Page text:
SolarCity was a Wall Street darling for the first 15 months after it went public in December 2012, rising more than 1,000% from its $8 IPO price. Since then, the stock has pulled back dramatically, falling 24% since late February. Perhaps the Silevo purchase will be just the thing to jolt some life back into SolarCity.
Until it acquired Silevo, SolarCity was a rooftop-leasing company and panel installer, marketing and installing packages of solar panels to businesses and consumers. SolarCity is very good at this, and has rapidly grown its market share over the past several years to become the dominant player in U.S. solar.
With Silevo, SolarCity will now be able to manufacture the solar panels themselves. The acquisition seems like a natural evolution of the company’s long-term business plan.
When SolarCity was buying panels from other manufacturers, it was forced to either sacrifice the quality of the panels it was purchasing for the sake of profit, or lose money by spending more on quality panels. Now that the company will be able to build its own panels, it should be able to do both.
SolarCity has essentially cut out the middle man.
By using advanced panels from Silevo, SolarCity will be able to offer its services to an even wider variety of consumers. The company’s goal is to make solar panels affordable to a wider swath of the U.S. population, many of whom heretofore have not been able to afford it.
The incremental margin improvements that SolarCity will reap from its Silevo deal will allow the company to sell its solar panels at lower prices, and thus provide their customers with a cheap alternative to their current energy provider.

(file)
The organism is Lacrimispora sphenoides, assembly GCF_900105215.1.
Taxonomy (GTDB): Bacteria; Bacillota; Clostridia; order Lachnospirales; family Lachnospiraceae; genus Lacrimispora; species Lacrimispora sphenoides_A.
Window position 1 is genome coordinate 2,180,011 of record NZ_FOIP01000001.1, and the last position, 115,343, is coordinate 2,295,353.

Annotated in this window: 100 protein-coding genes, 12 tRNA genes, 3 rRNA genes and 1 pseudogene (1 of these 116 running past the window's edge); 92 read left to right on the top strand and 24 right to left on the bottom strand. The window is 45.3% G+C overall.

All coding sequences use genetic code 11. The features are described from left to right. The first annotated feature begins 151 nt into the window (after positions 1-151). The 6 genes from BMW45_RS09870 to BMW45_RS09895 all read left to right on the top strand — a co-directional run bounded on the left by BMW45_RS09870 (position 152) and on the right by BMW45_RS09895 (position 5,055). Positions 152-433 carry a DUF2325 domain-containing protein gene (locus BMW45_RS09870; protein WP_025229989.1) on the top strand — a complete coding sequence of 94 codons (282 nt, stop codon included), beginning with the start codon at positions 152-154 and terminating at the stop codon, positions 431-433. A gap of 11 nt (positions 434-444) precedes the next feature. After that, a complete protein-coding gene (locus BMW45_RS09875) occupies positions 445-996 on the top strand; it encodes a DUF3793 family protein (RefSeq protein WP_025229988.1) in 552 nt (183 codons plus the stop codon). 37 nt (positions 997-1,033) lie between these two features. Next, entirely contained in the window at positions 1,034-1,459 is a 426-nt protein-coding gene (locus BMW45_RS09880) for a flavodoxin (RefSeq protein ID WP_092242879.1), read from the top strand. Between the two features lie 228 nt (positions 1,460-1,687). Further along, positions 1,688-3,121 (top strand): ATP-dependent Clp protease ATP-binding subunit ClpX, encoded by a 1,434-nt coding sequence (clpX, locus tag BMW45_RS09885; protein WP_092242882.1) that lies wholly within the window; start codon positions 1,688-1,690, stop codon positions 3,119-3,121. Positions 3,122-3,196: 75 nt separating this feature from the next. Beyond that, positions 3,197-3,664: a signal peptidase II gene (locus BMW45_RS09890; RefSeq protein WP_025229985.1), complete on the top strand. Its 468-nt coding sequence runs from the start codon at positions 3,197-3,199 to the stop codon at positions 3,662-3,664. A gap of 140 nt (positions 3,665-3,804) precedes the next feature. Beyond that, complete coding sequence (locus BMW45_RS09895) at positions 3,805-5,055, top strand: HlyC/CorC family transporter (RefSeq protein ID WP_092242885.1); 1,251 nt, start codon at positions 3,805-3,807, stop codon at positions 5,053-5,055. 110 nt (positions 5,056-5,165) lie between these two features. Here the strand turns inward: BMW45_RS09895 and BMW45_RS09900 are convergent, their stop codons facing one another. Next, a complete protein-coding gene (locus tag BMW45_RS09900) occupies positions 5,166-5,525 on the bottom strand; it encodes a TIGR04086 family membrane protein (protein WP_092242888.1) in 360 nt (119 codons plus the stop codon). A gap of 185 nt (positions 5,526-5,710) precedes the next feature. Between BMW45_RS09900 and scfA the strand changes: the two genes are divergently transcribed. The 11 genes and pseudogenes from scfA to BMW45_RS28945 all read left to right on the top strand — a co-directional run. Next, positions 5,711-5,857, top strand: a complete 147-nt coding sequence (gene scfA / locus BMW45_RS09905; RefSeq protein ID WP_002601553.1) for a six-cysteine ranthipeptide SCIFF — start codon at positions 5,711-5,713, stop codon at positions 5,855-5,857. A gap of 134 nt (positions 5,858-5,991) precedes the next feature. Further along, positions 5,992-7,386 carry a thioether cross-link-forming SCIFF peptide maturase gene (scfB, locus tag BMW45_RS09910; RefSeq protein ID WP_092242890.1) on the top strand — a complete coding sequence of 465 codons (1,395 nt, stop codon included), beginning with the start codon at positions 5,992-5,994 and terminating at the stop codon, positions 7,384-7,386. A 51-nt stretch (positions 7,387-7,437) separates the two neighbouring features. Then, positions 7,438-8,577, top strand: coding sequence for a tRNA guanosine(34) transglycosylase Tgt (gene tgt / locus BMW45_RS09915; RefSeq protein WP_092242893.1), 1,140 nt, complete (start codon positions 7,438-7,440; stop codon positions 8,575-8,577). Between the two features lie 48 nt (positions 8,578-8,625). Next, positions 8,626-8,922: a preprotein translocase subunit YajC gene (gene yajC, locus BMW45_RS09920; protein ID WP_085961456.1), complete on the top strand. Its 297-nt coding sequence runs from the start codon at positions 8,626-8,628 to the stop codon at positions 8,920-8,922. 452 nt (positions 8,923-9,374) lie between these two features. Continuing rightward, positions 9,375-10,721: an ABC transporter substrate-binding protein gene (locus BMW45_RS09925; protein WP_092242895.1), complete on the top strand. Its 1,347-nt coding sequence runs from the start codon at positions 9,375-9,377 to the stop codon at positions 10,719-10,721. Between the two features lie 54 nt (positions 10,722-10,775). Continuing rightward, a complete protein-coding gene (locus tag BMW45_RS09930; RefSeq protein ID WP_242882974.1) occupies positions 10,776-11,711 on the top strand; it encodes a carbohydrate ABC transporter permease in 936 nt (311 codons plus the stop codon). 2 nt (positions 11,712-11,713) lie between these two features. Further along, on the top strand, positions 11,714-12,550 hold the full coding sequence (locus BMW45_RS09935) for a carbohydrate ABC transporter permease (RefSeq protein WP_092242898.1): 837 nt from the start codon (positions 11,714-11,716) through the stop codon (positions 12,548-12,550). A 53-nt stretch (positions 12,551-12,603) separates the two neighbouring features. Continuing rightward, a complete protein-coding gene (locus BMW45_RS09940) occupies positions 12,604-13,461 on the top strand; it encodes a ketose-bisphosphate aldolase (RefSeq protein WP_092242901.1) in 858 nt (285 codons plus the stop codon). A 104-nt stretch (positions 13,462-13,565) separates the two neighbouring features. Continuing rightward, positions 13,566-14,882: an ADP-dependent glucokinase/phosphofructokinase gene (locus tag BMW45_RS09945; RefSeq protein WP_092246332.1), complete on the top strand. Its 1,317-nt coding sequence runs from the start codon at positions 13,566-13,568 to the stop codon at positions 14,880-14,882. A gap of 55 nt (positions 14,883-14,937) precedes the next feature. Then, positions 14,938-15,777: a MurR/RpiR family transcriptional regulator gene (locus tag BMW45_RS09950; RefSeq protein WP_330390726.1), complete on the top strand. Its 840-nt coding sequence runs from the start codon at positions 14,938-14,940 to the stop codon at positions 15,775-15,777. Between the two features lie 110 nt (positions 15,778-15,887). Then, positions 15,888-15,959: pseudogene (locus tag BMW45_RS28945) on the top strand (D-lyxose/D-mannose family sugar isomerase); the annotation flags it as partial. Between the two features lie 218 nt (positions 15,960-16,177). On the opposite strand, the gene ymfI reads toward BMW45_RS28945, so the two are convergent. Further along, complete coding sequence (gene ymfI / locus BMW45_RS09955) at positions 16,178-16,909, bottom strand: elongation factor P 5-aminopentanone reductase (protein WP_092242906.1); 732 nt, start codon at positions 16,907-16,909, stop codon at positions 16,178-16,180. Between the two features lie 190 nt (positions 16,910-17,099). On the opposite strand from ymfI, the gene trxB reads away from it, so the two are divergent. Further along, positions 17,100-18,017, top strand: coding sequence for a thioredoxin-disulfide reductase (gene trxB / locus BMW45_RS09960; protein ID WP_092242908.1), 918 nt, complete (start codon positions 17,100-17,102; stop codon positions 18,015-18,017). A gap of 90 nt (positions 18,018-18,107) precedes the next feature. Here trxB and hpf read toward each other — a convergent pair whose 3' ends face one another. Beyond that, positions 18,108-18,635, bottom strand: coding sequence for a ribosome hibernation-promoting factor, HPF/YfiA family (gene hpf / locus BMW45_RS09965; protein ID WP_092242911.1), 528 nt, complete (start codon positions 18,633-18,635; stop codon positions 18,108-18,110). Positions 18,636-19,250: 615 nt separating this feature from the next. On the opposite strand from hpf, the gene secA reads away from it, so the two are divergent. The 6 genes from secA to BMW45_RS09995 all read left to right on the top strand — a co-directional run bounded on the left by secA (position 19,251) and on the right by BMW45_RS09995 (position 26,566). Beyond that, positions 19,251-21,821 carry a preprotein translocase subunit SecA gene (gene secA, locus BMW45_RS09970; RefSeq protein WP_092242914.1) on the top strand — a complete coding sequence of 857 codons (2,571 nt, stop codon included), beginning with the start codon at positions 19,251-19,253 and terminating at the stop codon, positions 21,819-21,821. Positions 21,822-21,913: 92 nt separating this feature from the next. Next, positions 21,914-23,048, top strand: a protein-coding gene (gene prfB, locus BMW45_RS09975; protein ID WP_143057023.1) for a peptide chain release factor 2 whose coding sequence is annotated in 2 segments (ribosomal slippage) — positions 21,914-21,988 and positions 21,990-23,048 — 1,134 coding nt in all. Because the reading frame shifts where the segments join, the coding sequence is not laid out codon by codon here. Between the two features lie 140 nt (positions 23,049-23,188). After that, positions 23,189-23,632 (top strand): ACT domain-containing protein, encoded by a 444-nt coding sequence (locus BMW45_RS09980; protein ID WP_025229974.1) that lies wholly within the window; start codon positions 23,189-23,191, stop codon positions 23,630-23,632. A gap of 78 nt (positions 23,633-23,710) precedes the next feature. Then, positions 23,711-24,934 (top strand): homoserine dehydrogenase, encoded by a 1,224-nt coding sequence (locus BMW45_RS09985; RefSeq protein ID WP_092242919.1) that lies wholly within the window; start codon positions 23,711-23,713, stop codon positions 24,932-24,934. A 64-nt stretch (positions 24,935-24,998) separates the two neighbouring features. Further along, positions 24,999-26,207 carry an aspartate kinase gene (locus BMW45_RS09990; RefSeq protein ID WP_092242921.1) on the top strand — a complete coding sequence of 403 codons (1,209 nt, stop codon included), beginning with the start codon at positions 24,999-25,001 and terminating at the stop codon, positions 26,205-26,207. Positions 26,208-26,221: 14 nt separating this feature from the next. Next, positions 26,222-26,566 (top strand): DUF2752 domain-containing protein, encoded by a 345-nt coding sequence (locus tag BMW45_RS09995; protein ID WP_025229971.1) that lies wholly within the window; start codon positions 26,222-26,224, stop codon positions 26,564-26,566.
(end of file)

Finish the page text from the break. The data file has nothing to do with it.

The benefits of higher panel efficiency, as well as lower costs, could have an amplified effect on the demand for SolarCity’s services.
As a result, the acquisition could provide a substantial boost to SolarCity’s revenue’s over the next one to two years.
At the moment, the majority of SolarCity’s revenue comes from operating leases. These are long-term (20- to 30-year) agreements with businesses and individuals, where revenue is recognized over the course of a contract. For example, an agreement SolarCity signs today will only recognize 5% (or 1/20th) of its total revenue this year.
This accounting nuance has led shares of SolarCity to appear dramatically overvalued by most traditional metrics. Currently, shares are trading at 37X 2013 sales. Although this isn’t a good number to use to judge the business, it’s unfortunately the nature of standard GAAP accounting principles.
Once SolarCity starts manufacturing its own panels, its sales stand to increase dramatically. Either way it looks like a win for investors hoping SolarCity’s financial statements start showing profitability sooner rather than later.
With the Silevo deal in place, SolarCity isn’t wasting any time taking advantage of it. The company intends to finish building Silevo’s planned New York production facility within the next two years. In that time the company thinks it can generate 1GW of solar panels, making it one of the largest manufacturing plants in the world.
We should know more about the financial implications of SolarCity’s $200 million Silevo purchase soon: SolarCity’s Q2 earnings are due out Aug. 4.
With SolarCity’s stock still down significantly from 2014 highs, additional details on the integration of Silevo could boost shares even further. The stock has already jumped from the mid $50s to nearly $70 since the deal was announced.
This article is brought to you courtesy of Galileo Russell From Wyatt Research.